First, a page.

[0018] Referring to the drawings, there is shown in FIG. 1 an applicator or coater portion 18 of a paper coating machine, having a leveling doctor 19. The applicator 18 is carried on a main beam indicated generally at 20, extending parallel to and coextensively with a rotatable or movable support or backing roll 22 which rotates in the direction shown by an arrow 24 and supports a moving surface, in this instance, a web of paper 26, during its travel through an application zone. As noted in FIG. 3, the applicator or coater can also apply coating to a moving roll surface 26′ or 27′, and from there to a web 108 in a film coating application. Referring back to FIG. 1, the beam 20 has rear and front wall members 28 and 30 forming a chamber 32 therebetween for reception of liquid coating material under pressure from a source of material (not shown), and the walls 28 and 30 converge upwardly toward one another and define a first metering slot 34 which extends upwardly adjacent to and facing the web 26 and support surface of the roll 22. Although not shown, the front wall 30 may be or otherwise, pivotally mounted relative to the rear wall 28 to permit the chamber 32 to be opened for cleaning and also to adjust the width of the metering slot 34.

[0019] A doctor in the form of a roll or, in this instance, a coater blade 36 is mounted at the downstream end of the application zone. The application zone is about 2.5 inches in length along the circumference of the roll or web surface. In this instance, the flexible blade 36 is held against a rearward surface 37 on the rear wall 28 by a pneumatic tube 38 which is expandable by the introduction of fluid or air under pressure therein to press against the blade. The coater doctor blade extends above the metering slot 34 into engagement with the web supported on the roll 22 and serves to meter and level the coating applied onto the surface of the web, or in case of film coating on a size press, onto the surface 26′ or 27′ of the roll 104 or 102 (see FIG. 3).

[0020] An orifice plate support 40 is mounted on the front wall 30, and adjustably supports an orifice plate 42 which extends toward the roll surface 22 or supported web 26 and generally parallel to the coater blade. The orifice plate 42 has a free tip or edge 44 which is juxtaposed to but spaced slightly from the roll surface or web, such that an adjustably sized space or gap 46 between the edge 44 and the moving surface is formed. The gap is relatively small and less than one inch and usually (anywhere from {fraction (1/16)} to ⅜ of an inch (1.5 to 10 mm) with about {fraction (3/16)} of an inch (5 mm) being preferred). The gap forms the upstream end of the application zone.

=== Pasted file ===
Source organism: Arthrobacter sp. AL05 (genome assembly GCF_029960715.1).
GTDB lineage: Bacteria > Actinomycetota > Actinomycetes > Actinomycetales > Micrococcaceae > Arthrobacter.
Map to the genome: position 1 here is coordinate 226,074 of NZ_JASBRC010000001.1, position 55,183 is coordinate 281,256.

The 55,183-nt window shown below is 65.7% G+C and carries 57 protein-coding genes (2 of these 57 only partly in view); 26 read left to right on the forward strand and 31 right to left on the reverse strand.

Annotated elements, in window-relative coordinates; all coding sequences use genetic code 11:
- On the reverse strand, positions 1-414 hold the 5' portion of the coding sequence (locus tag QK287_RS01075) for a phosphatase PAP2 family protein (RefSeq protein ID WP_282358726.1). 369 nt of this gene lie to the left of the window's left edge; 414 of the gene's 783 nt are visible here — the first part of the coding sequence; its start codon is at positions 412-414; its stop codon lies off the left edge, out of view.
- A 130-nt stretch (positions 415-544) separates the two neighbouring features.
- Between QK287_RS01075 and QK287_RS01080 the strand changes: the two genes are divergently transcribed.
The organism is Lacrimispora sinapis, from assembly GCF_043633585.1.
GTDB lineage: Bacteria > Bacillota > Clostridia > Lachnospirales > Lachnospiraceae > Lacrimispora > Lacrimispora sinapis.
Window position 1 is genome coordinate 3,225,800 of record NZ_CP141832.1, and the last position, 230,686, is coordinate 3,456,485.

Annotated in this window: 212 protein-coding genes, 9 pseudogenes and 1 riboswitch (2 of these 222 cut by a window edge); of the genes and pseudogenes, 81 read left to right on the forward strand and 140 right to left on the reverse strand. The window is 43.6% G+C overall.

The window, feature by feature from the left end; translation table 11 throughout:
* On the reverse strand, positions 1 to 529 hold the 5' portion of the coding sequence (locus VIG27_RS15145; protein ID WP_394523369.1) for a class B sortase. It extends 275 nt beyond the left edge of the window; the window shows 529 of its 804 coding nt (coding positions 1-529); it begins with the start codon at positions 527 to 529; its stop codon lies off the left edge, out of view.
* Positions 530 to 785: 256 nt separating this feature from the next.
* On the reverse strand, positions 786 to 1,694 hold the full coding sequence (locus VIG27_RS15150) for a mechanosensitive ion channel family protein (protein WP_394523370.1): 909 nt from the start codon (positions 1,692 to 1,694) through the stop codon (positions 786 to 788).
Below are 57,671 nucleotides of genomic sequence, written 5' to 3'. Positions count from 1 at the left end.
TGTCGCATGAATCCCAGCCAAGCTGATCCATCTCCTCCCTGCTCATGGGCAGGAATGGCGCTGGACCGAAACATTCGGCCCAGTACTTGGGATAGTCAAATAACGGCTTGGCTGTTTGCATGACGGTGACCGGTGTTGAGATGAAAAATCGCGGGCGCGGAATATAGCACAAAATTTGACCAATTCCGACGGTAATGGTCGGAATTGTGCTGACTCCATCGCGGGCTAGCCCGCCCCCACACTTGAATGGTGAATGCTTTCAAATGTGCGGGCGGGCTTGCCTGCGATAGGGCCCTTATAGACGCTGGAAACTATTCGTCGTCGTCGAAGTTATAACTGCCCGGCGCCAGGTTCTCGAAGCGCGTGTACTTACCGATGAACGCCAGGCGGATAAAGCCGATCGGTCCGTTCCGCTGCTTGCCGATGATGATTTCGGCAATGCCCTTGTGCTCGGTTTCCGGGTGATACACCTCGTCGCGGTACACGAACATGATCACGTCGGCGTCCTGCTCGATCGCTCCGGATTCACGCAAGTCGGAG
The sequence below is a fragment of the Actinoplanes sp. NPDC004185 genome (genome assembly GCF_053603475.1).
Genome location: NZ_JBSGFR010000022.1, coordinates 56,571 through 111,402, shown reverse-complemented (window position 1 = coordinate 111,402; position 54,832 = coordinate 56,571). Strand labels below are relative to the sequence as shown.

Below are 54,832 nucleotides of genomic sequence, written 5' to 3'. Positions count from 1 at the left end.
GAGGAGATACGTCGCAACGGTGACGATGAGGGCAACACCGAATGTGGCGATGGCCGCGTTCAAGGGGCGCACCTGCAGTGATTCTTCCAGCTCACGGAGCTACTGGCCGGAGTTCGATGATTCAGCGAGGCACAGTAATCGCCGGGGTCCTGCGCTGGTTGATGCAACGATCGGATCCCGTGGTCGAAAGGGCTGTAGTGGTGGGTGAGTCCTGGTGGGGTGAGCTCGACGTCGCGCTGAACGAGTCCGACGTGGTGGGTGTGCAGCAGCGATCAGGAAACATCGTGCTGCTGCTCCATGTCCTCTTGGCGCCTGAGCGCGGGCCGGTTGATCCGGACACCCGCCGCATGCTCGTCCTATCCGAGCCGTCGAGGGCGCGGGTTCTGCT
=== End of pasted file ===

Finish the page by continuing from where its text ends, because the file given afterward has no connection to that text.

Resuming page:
[0021] At the two ends of the coater, the spaces between the coater doctor blade 36 and the orifice plate 42 are sealed off in a manner known in the art by flexible edge dams or deckles (not shown), which seal with the upper edges of the wall members 28 and 30 and the orifice plate support 40, the doctor blade 36, the orifice plate 42 and the roll surface or supported web 26, thereby to define a coating material application zone 48 downstream (with reference to coating flow) from the chamber 32 and the metering slot 34.

[0022] In operation of the applicator thus far described, coating liquid is introduced under sufficient pressure and in sufficient quantity to substantially completely fill the chamber 32, the metering slot 34 and the application zone 48 defined by the doctor blade 36, the orifice plate 40 and the end dams, to cause a continuous, copious flow of coating material reversely of the direction of web travel through the narrow space or gap 46 defined between the upper end 44 of the orifice plate and the web or roll surface. This forms a liquid seal at the front of the application zone between the edge and the moving web or roll surface and causes the coating liquid to be applied to the web or roll surface in a very narrow transverse band under a constant positive pressure. The copious excess of coating liquid that flows through the orifice gap 46 reversely of the direction of web or roll surface travel forms a non-abrasive liquid seal with the web or roll surface at the upstream (relative to web travel) or forward edge of the coating application zone; causes the coating liquid in the application zone to be maintained under pressure and to be applied to the web or roll surface under pressure; seals off the forward edge of the application zone against entry of air and foreign matter; strips air from the high speed web or roll surface and helps prevent such air from causing streaks or skips in the coating on the web or roll surface; and permits the downstream coater doctor blade 36 to doctor the coating liquid while the liquid is held under pressure. Specifics as to pressures, times of applications, blading or doctoring pressures and/or other operating conditions can be determined from the patents incorporated herein by reference. For example, application times can be from 0.0100 to 0.0016 seconds; application pressures from 0.25 to 2.5 and doctoring pressures to 9 pt; while supply coating flow is reduced 22 to 40% relative to a conventional SDTA. Of course, web speeds for the present invention may be higher say from 3,500 ft./min. or higher say to 5,000 ft./min. or above as previously mentioned.